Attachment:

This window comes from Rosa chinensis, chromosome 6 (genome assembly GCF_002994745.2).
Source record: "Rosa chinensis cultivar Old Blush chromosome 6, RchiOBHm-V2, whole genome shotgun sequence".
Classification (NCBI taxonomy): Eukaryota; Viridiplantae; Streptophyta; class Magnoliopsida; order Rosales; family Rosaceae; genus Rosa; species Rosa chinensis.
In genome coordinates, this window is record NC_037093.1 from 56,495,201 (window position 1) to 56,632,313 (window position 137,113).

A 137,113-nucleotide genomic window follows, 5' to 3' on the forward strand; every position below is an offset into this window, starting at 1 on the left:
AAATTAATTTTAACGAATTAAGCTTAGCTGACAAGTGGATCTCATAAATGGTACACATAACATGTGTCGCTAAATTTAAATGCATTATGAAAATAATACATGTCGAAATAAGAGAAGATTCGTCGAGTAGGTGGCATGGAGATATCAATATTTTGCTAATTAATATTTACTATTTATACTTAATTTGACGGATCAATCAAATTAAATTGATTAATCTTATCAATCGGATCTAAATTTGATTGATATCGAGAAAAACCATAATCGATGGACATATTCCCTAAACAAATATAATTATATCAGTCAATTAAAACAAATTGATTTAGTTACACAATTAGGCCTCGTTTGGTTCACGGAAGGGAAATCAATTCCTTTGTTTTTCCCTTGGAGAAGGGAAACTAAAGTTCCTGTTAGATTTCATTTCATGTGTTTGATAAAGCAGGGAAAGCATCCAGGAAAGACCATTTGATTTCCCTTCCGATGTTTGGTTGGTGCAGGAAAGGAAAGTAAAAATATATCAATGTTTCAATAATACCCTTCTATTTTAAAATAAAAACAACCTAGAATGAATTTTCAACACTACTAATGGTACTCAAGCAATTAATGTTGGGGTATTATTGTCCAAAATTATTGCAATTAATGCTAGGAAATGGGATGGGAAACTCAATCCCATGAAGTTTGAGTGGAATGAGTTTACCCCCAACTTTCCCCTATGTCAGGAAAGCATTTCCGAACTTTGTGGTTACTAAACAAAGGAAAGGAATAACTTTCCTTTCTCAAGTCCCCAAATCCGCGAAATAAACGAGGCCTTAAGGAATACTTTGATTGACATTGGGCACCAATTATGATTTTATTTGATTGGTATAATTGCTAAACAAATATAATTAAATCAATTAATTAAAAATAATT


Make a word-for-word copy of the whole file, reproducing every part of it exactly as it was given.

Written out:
This window comes from Rosa chinensis, chromosome 6 (genome assembly GCF_002994745.2).
Source record: "Rosa chinensis cultivar Old Blush chromosome 6, RchiOBHm-V2, whole genome shotgun sequence".
Classification (NCBI taxonomy): Eukaryota; Viridiplantae; Streptophyta; class Magnoliopsida; order Rosales; family Rosaceae; genus Rosa; species Rosa chinensis.
In genome coordinates, this window is record NC_037093.1 from 56,495,201 (window position 1) to 56,632,313 (window position 137,113).

A 137,113-nucleotide genomic window follows, 5' to 3' on the forward strand; every position below is an offset into this window, starting at 1 on the left:
AAATTAATTTTAACGAATTAAGCTTAGCTGACAAGTGGATCTCATAAATGGTACACATAACATGTGTCGCTAAATTTAAATGCATTATGAAAATAATACATGTCGAAATAAGAGAAGATTCGTCGAGTAGGTGGCATGGAGATATCAATATTTTGCTAATTAATATTTACTATTTATACTTAATTTGACGGATCAATCAAATTAAATTGATTAATCTTATCAATCGGATCTAAATTTGATTGATATCGAGAAAAACCATAATCGATGGACATATTCCCTAAACAAATATAATTATATCAGTCAATTAAAACAAATTGATTTAGTTACACAATTAGGCCTCGTTTGGTTCACGGAAGGGAAATCAATTCCTTTGTTTTTCCCTTGGAGAAGGGAAACTAAAGTTCCTGTTAGATTTCATTTCATGTGTTTGATAAAGCAGGGAAAGCATCCAGGAAAGACCATTTGATTTCCCTTCCGATGTTTGGTTGGTGCAGGAAAGGAAAGTAAAAATATATCAATGTTTCAATAATACCCTTCTATTTTAAAATAAAAACAACCTAGAATGAATTTTCAACACTACTAATGGTACTCAAGCAATTAATGTTGGGGTATTATTGTCCAAAATTATTGCAATTAATGCTAGGAAATGGGATGGGAAACTCAATCCCATGAAGTTTGAGTGGAATGAGTTTACCCCCAACTTTCCCCTATGTCAGGAAAGCATTTCCGAACTTTGTGGTTACTAAACAAAGGAAAGGAATAACTTTCCTTTCTCAAGTCCCCAAATCCGCGAAATAAACGAGGCCTTAAGGAATACTTTGATTGACATTGGGCACCAATTATGATTTTATTTGATTGGTATAATTGCTAAACAAATATAATTAAATCAATTAATTAAAAATAATT